Big banks lean on conservative projections for 2021 amid stimulus talks
The country’s biggest banks are incorporating cautious forecasts into their growth projections for 2021, adding that this year’s economic recovery will largely depend on the impact of further stimulus from Washington.
Friday morning, JPMorgan Chase (JPM), Citigroup (VS), and Wells Fargo (WFC) reported earnings for the fourth quarter of 2020. The three banks said improving economic prospects allowed them to free up nearly $5 billion in reserves that companies had built up last year to absorb losses on loans.
Provision for loan losses fell $2.5 billion at JPMorgan Chase, $1.5 billion at Citigroup and $758 million at Wells Fargo.
But the three banks still have about $72 billion in total reserves, nearly double the amount of reserves the three banks held before the crisis.
The management of the three megabanks offered a more optimistic outlook on the economy in 2021, but made it clear that they were not comfortable enough with the road to recovery to release more reserves.
In response to a question from Yahoo Finance, JPMorgan Chase Chairman and CEO Jamie Dimon said could be “cloudy” quarters to start 2021.
Dimon’s statement alongside the publication of company results warned that the bank’s decision to release reserves took into account “multiple, multi-year, probability-adjusted hypothetical scenarios, which may or may not occur.”
An important part of these scenarios: the size, scope and effectiveness of additional stimulus. As talks progress in Washington, Wall Street banks are making it clear they would like to see fiscal support to prop up the economy through the vaccine rollout.
“We support this, not because it’s good for the bank, but because it’s good for American citizens,” Dimon said.
“A bit of a question mark”
On Thursday, President-elect Joe Biden unveiled a $1.9 stimulus package which offers direct payments to Americans and a $15 minimum wage, among other provisions.
The news was likely too recent for banks to incorporate into their earnings forecasts, but Wells Fargo chief financial officer Mike Santomassimo told reporters on Friday there was uncertainty about the effectiveness of the next stimulus package to connect the economy to a post-pandemic world.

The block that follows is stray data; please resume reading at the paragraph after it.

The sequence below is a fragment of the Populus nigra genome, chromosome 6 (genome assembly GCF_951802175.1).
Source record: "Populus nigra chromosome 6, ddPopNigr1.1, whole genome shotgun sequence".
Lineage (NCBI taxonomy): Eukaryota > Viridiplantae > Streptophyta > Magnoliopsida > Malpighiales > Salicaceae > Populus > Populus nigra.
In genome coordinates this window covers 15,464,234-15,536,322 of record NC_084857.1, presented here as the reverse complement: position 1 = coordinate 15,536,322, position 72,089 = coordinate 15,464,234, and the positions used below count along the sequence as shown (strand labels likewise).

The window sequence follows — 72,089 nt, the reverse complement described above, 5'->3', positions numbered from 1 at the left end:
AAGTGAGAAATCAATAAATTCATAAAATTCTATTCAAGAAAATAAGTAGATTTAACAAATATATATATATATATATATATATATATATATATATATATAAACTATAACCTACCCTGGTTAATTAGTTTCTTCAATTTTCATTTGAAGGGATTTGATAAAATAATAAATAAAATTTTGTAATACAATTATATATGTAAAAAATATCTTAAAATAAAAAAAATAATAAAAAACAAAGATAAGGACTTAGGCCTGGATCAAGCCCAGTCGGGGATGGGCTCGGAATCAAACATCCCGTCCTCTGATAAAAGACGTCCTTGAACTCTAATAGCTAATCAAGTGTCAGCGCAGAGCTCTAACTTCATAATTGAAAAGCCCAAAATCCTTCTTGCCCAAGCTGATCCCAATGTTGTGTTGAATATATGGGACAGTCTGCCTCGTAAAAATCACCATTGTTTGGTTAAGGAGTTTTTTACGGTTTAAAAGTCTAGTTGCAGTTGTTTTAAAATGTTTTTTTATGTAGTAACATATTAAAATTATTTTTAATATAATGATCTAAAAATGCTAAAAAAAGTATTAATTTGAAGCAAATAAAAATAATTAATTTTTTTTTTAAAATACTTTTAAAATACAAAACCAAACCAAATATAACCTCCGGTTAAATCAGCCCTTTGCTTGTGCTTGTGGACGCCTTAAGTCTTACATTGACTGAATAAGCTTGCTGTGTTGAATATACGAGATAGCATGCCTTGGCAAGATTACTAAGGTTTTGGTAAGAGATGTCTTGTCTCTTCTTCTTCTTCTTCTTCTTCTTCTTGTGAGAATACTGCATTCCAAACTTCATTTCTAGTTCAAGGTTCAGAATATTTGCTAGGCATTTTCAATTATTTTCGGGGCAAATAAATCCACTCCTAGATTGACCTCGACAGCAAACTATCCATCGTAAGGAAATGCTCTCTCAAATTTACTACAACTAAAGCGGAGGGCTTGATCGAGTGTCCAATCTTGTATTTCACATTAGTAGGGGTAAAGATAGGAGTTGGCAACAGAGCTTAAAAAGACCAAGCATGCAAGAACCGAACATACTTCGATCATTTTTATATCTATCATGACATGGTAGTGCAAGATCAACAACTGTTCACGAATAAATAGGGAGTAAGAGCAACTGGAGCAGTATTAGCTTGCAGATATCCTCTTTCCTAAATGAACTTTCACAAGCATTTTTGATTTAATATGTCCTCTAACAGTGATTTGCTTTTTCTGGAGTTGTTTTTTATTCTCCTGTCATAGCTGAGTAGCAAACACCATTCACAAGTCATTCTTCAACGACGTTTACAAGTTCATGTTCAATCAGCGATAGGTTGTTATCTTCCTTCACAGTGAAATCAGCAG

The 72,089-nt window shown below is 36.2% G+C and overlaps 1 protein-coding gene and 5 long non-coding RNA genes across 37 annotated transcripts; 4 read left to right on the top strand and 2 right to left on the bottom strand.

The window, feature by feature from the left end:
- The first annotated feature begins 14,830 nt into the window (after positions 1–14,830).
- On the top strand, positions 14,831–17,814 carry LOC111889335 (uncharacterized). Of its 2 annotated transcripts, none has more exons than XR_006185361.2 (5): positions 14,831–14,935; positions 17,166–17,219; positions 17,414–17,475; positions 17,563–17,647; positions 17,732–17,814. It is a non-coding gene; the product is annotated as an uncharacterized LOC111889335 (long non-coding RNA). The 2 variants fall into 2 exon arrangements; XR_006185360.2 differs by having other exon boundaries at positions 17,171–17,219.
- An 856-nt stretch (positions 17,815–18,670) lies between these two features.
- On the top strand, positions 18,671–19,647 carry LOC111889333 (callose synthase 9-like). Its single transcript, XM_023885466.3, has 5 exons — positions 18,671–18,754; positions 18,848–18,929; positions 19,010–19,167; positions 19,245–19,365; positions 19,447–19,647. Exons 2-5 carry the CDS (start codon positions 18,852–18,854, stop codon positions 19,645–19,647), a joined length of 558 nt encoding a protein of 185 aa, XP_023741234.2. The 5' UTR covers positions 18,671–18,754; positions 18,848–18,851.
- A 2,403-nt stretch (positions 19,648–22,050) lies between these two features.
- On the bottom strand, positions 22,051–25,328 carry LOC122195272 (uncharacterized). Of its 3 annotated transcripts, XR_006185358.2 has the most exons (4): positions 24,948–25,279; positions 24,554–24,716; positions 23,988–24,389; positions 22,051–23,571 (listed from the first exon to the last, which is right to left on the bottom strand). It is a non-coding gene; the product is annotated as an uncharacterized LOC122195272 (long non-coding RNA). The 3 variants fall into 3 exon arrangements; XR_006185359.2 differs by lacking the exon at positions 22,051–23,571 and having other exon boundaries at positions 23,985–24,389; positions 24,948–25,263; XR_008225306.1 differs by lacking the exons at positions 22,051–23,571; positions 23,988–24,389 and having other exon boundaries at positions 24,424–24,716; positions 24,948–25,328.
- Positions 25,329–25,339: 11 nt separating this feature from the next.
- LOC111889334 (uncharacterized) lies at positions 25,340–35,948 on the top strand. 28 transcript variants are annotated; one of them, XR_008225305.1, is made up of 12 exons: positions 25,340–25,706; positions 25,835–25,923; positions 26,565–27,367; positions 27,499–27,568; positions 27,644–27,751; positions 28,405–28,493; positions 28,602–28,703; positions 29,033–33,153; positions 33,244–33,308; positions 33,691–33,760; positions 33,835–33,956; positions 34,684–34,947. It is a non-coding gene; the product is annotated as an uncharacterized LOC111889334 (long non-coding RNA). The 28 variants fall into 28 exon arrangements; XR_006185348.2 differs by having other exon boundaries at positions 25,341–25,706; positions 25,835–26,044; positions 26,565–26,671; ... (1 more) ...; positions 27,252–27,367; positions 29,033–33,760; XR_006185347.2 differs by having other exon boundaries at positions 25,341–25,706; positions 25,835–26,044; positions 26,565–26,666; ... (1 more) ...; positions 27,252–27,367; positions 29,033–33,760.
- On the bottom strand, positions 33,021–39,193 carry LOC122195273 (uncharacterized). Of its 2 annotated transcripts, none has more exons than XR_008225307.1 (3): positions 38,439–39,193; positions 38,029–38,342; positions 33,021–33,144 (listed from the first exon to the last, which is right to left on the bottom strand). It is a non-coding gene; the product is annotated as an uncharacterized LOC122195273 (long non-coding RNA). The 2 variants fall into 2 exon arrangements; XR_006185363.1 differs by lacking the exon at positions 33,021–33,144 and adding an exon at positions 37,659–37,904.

“We hope so, but I think it’s a bit of a question mark,” Santomassimo said.
Wells Fargo’s reserve release was by far the smallest of the three megabanks to report on Friday. But Santomassimo said he was comfortable with the level of reserves given “the full range of scenarios that could potentially unfold”.
Citigroup Chief Financial Officer Mark Mason expressed optimism about the upcoming fiscal support.
“There are a lot of favorable indicators that support the direction of the variables and make the outlook more positive,” Mason told reporters on Friday.
During the company’s earnings call, Mason added that additional aid would support Citi’s broad borrower repayment capacity. But Mason said the economy still faced a “pessimistic scenario”, warning that losses could peak in 2022, particularly in the bank’s US consumer business.
“We’re all trying to figure out if the decline in delinquencies and the lower level of losses that we’ve seen so far are delaying or loss deflation,” Mason said. “And only time will tell.”
The last of the country’s big four banks, Bank of America (BAC), is expected to report results on Tuesday, January 19.
Brian Cheung is a Fed, economics and banking reporter for Yahoo Finance. You can follow him on Twitter @bcheungz.